I’m thankful for words. Words that fill spaces, absences. Words that spill over the edges of my heart, the ones that make it onto the page. Kind words. Words of protest and frustration. Words that can articulate our innermost thoughts and the ones that just come close. 

I’m thankful for dirty dishes, dirty laundry, and dirty diapers—for the everyday life and provision they represent. I’m thankful for every struggle and triumph of each day and how they help me prove to myself that I am strong enough. That I am enough.

Jessica Spruill is an assistant professor of English at Alderson Broaddus University in Philippi, West Virginia. She earned her MFA in poetry from West Virginia Wesleyan College. Jessica is a poetry editor for Heartwood, and she also founded and curates Wordstock Wednesday, a literary reading series which hosts local and Appalachian authors. Her piece "Birth/Butchery" recently appeared in Burnt Pine Magazine, and her poetry has also appeared in the Pikeville Review and Still: The Journal.

Velicia Jerus Darquenne (Fiction ’18)

Today, I’m thankful I have so much to appreciate. I’m thankful for submitting the first deposit of my thesis, my cats who give me sanity, my family and friends who told me I could do it when I was no longer sure, my cohorts and faculty who have the ability to save the world with their words, and the mountains that raised me. 

But mostly, what I think is often neglected, I’m thankful for myself. I’m thankful for the person I have become, the challenges I’ve conquered, and that I’ll continue to grow because of the people surrounding me. 

Velicia Jerus Darquenne is from Clarksburg, West Virginia. She earned a bachelor’s degree in English from Fairmont State University, and currently attends West Virginia Wesleyan’s MFA program. Her piece “Immaculate Conception” recently appeared in Pretty Owl Poetry (see page 30). She is the media editor for Kestrel, and has also been published in Whetstone and Crack the Spine.

Left to right: Jessica Spruill and Velicia Jerus Darquenne. Photo of Spruill taken by Doug Van Gundy, WVWC MFA poetry faculty. 

Left to right: Jessica Spruill and Velicia Jerus Darquenne. Photo of Spruill taken by Doug Van Gundy, WVWC MFA poetry faculty.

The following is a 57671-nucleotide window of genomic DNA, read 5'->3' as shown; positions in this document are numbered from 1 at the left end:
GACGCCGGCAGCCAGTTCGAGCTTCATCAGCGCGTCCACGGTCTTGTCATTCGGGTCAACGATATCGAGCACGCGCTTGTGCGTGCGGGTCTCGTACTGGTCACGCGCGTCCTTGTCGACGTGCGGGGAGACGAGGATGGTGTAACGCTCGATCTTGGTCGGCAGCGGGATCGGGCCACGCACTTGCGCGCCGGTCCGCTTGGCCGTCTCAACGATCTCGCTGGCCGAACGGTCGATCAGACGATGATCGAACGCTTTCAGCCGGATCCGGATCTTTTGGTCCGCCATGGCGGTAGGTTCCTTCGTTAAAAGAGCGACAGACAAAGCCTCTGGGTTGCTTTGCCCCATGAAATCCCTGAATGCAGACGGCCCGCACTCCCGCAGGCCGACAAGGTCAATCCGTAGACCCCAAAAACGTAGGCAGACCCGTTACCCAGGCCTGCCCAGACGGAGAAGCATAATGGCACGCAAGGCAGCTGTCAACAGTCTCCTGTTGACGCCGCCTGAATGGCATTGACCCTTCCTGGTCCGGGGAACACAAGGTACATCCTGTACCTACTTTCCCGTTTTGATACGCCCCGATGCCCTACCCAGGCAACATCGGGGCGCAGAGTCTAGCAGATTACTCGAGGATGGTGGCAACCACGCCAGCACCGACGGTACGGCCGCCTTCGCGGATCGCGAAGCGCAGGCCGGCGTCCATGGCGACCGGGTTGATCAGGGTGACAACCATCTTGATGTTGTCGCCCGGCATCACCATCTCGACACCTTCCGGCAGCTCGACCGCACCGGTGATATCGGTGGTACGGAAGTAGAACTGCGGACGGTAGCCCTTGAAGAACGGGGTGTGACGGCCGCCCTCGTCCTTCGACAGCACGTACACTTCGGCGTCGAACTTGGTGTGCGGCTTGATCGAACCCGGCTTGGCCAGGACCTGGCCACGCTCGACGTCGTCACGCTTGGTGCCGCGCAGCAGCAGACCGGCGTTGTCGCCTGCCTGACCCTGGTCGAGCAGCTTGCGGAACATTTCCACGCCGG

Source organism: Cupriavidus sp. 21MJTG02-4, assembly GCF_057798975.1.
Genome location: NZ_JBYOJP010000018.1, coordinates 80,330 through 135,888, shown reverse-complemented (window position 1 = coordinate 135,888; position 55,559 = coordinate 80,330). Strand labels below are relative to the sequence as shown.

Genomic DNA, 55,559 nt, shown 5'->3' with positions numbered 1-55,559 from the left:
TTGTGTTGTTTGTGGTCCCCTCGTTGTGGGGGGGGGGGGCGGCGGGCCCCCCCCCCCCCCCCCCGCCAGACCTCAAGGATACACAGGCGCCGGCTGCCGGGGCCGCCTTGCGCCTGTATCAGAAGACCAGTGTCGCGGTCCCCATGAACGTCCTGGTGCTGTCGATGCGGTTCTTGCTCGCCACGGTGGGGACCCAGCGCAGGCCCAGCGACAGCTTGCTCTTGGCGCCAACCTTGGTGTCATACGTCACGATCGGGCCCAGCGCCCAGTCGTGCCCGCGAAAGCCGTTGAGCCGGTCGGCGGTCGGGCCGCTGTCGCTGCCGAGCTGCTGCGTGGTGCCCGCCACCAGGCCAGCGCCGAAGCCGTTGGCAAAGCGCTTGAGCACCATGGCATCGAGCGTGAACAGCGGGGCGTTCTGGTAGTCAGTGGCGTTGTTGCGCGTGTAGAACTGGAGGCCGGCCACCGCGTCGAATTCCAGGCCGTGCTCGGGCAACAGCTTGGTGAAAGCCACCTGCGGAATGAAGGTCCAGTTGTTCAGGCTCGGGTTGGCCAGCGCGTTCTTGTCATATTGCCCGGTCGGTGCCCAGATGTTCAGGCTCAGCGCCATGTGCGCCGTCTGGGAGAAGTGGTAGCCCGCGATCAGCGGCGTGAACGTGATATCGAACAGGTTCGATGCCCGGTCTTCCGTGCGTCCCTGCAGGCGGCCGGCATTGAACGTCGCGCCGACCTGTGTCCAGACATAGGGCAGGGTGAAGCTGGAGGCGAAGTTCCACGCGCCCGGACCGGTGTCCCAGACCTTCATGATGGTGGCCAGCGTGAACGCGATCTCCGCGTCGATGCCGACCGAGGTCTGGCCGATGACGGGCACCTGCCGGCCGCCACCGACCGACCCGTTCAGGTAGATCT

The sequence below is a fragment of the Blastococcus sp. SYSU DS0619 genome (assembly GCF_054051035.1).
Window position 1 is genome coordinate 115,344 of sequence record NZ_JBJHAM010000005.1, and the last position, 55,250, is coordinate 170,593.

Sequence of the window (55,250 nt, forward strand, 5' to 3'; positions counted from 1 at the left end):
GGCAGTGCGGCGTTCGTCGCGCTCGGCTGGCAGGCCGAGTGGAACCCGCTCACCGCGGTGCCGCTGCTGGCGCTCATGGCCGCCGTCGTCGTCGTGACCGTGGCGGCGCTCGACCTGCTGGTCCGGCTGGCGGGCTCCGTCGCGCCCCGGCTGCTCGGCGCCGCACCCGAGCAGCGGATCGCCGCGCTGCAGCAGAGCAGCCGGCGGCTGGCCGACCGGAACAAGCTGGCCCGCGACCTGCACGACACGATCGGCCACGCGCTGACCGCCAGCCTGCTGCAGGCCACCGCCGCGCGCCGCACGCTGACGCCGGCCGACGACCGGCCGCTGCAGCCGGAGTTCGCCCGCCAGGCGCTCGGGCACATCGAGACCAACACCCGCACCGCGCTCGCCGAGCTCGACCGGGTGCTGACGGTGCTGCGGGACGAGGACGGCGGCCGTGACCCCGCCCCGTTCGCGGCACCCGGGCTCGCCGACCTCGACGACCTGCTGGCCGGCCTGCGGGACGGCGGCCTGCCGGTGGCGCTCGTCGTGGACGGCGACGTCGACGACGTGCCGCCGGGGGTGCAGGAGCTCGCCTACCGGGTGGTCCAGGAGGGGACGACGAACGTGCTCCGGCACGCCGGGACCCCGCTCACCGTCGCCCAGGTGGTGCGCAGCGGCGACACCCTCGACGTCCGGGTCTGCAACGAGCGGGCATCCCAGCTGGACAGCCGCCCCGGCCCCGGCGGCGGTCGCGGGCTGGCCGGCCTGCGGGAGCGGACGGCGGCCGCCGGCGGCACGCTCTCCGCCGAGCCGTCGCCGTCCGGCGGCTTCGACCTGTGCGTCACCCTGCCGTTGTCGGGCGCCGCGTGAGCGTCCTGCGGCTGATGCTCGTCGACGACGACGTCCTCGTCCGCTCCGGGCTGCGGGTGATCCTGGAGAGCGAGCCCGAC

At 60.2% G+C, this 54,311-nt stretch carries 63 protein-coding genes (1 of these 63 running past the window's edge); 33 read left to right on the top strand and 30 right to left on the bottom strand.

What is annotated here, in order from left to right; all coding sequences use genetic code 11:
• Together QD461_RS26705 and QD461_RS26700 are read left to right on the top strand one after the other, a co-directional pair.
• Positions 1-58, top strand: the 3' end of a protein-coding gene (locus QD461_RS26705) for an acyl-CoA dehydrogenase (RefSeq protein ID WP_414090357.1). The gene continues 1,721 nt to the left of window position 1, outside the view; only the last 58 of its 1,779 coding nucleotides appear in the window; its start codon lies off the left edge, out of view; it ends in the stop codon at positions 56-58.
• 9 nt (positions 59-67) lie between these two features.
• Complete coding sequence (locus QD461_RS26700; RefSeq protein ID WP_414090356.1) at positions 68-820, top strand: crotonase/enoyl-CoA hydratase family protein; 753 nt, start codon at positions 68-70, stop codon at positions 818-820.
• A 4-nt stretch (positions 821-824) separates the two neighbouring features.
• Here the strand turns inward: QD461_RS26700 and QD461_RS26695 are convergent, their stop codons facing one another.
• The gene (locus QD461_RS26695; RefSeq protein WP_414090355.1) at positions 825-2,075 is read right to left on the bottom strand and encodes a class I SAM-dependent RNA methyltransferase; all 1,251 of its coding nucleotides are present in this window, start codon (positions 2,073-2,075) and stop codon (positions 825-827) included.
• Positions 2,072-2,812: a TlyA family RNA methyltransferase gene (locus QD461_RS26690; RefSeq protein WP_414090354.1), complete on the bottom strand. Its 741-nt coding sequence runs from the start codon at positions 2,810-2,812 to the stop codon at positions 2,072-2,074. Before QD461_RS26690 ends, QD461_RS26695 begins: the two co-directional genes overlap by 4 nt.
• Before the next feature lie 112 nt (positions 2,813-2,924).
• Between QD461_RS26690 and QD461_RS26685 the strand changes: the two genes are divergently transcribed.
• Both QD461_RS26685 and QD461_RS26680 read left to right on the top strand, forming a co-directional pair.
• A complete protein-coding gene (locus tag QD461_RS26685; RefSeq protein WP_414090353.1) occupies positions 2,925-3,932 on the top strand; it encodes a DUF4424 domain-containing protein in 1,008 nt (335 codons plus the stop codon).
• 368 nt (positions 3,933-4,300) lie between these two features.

Thankful Thursdays #2: Mary Carroll-Hackett, Shauna Hambrick Jones, and Vincent Trimboli

Today we continue our Thankful Thursdays series with Vincent Trimboli, a poet and WVWC MFA alum, Mary Carroll-Hackett, a WVWC MFA Faculty member, and Shauna Hambrick Jones, a nonfiction writer and WVWC alum. They share, in their own words and styles, what they feel most grateful for:

Vincent Trimboli (Poetry '13):

“There you go/ walking in the woods/ as usual/ ignoring the trees…”

                                                                                                                 Maureen N. Mclane

Today I am grateful for [   ].

As writers it is easy to jump to the broad picture. Today I am grateful for:       Love


Socioeconomic Status


To truly value gratefulness as an emotion, to truly use it in a way that is translatable as writers of anything other than an epic tale or poem we must take time to dissect daily gratefulness: The minute moments, clepsydra rhythms, the small. Today I am grateful for the spider at my feet in the shower, the moment you crossed my mind, the keys in my hand.

Here’s a link to Vince’s work on the San Diego Reader

Mary Carroll-Hackett (Poetry Faculty):

I'm thankful for bread, and birds, and books, for the blessed details that weave each day. I'm so grateful for my children, my grandson, my family, my four-leggeds, for their wisdom, their humor, their commitment to living lives that serve others. I'm thankful for my students, for their energy, their big beautiful hearts, their curiosity, and their laughter. I'm thankful for the opportunity to learn, every day, from everyone I meet. I'm grateful for the Love I have been fortunate enough to know in this life, and even for the grief that continually leads me back to gratitude.

Mary's Website:

Links to read samples of Mary's work:

Superstition Review:

Writing for Peace:

Cultural Weekly:

Shauna Hambrick Jones (Nonfiction '13):

As these mid-November days bring less light, I’m thankful for the warmth of words. 

At the college where I work, lots of students are tired, anxious, dealing with dark thoughts. I’m thankful for the art of providing encouraging words, whether they are my own, or a quote, or a line of poetry, or a song lyric.

I’m thankful for our MFA writing tribe—our mishpocha—that supports each other’s work.

I’m thankful for my son, a high school senior, this man-child who can write a decent paper and doesn’t seem to mind doing so.

I’m thankful for words, stories, breath.

Here is a link to Shauna's essay “Physical Graffiti,” which was one of seven finalists for the 2017 CNF contest in Still: The Journal:

Left to right: Vincent Tromboli, Mary Caroll-Hackett, Shauna Hambrick Jones